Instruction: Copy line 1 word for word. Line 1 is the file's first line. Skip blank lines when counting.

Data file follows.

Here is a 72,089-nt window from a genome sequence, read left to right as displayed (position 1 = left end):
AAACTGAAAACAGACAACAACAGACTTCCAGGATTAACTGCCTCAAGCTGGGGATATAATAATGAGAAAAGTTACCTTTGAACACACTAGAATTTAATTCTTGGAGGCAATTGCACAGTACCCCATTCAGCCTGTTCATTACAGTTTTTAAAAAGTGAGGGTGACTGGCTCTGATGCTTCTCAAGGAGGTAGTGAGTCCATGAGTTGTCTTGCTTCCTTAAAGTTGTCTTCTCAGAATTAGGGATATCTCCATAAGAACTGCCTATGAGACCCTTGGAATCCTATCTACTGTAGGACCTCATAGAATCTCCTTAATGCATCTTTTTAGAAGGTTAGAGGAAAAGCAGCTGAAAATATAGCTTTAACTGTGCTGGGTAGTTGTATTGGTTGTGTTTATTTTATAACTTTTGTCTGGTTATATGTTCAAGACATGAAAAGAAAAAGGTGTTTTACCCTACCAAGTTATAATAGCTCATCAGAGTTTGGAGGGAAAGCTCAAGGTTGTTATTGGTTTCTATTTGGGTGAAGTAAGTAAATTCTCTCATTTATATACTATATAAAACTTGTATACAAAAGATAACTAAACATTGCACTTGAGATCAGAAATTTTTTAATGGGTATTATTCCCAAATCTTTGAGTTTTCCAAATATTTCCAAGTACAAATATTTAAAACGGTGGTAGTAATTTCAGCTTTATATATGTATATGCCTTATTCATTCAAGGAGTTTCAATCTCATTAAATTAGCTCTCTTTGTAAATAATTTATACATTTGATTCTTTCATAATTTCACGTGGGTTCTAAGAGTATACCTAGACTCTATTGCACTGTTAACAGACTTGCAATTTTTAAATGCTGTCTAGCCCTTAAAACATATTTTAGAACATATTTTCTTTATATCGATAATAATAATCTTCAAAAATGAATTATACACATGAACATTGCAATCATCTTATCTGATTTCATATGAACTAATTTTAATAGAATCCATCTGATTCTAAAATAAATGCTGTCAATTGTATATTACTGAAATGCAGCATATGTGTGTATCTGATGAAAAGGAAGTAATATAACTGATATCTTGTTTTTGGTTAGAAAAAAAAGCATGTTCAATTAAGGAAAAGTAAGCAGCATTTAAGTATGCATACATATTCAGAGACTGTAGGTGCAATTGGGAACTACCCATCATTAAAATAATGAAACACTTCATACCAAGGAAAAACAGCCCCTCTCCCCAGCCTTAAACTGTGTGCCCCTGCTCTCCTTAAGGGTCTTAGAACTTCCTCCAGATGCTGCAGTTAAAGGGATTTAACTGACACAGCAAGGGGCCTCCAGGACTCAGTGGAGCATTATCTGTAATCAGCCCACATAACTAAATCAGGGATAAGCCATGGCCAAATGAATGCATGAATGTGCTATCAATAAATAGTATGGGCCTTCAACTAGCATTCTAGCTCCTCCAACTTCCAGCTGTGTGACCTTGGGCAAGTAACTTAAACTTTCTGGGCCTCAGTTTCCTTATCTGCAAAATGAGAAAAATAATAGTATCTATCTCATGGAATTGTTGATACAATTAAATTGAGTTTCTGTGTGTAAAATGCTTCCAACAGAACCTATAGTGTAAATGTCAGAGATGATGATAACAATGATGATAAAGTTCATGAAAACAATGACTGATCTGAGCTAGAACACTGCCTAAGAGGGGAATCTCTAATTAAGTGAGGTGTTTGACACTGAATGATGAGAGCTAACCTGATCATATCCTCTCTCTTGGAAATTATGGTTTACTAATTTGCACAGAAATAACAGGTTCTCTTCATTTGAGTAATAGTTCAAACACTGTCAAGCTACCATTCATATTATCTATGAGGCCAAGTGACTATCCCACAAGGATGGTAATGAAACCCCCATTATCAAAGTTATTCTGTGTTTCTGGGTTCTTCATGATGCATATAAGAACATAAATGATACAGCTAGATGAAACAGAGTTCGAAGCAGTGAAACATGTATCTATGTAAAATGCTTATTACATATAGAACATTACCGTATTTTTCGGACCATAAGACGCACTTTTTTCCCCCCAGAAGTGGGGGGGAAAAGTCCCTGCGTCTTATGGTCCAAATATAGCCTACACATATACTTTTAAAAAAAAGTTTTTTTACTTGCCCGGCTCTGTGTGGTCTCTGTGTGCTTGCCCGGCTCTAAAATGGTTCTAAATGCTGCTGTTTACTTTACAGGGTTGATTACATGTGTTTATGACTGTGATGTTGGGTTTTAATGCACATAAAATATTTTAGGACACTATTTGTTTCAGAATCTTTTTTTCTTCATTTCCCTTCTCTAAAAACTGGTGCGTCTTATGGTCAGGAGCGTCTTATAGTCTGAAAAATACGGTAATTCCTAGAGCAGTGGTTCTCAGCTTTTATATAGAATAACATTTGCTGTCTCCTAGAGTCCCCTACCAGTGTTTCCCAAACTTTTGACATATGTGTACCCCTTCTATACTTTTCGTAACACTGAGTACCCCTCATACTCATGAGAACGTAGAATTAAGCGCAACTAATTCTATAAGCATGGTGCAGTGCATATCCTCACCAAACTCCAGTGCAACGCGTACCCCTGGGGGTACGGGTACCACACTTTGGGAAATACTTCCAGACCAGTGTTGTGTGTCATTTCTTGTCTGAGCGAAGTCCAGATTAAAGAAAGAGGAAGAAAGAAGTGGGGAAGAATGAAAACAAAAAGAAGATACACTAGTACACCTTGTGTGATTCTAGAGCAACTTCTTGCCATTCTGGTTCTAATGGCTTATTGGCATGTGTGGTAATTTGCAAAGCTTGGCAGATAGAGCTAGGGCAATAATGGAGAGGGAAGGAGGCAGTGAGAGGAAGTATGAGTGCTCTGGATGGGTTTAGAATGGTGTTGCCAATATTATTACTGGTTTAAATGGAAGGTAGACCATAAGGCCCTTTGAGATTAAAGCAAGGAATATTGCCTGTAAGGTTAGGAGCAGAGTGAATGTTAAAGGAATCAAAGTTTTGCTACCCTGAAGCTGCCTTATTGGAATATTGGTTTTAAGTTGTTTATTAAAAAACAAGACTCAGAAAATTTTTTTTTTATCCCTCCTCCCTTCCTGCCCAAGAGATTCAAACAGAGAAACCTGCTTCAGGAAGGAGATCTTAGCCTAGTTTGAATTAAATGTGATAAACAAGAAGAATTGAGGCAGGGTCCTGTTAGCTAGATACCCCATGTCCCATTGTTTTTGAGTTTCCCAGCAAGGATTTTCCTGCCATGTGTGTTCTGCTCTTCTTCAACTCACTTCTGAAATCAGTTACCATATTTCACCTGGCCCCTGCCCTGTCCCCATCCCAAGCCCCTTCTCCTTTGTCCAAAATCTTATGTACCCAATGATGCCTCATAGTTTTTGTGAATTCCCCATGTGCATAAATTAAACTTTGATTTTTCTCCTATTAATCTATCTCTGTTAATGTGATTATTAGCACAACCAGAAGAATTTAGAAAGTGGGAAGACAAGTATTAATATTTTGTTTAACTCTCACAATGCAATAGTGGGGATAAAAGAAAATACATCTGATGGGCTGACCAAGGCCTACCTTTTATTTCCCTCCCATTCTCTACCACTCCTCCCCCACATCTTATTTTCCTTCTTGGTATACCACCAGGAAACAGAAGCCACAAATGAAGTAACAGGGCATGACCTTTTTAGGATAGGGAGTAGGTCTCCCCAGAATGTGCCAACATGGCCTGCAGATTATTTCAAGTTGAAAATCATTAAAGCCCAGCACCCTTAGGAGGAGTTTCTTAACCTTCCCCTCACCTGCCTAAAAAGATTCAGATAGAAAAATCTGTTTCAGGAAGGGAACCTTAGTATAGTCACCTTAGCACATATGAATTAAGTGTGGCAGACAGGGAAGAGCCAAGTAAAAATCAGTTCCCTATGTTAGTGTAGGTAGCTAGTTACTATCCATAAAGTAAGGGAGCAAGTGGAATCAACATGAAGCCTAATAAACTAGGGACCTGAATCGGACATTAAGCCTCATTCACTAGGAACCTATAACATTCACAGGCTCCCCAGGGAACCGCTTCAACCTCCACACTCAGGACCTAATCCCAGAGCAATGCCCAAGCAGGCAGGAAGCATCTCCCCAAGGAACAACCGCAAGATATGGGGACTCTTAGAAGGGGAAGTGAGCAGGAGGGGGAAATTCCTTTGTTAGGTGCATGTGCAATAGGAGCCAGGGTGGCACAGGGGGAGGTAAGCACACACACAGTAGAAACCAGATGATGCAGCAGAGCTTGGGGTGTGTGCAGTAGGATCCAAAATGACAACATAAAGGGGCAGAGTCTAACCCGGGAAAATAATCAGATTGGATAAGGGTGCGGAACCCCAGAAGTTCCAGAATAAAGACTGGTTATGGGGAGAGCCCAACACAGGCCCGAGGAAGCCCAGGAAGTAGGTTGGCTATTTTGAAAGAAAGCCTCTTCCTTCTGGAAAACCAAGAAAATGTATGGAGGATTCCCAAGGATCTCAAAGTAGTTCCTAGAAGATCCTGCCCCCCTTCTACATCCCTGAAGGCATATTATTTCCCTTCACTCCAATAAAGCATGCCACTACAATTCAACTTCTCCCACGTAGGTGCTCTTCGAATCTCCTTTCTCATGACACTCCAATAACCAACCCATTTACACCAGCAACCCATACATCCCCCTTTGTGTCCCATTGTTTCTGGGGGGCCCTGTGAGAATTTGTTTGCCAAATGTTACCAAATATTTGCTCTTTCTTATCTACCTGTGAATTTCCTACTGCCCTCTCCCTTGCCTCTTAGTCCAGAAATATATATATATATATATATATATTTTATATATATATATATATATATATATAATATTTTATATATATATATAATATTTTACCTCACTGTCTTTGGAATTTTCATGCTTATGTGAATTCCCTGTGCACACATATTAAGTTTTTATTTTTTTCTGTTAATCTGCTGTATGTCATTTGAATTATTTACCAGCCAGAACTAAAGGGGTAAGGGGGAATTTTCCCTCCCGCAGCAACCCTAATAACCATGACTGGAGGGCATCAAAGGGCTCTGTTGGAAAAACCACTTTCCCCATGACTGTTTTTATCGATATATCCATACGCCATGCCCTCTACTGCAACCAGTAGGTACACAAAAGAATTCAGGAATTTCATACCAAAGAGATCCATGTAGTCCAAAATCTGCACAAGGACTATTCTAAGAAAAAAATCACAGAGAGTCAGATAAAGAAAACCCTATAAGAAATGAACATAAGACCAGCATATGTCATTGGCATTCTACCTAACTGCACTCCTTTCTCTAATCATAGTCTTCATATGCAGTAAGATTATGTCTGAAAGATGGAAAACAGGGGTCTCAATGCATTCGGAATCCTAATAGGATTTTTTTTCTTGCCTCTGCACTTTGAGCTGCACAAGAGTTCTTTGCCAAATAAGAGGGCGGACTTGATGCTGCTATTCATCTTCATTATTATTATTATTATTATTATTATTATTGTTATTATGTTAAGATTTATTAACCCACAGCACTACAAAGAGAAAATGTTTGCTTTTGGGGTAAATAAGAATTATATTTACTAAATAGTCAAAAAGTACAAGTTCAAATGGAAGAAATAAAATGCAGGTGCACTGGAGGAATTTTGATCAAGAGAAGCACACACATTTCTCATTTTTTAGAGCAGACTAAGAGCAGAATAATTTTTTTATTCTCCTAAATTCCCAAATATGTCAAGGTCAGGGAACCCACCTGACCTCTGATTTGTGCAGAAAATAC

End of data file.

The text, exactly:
Here is a 72,089-nt window from a genome sequence, read left to right as displayed (position 1 = left end):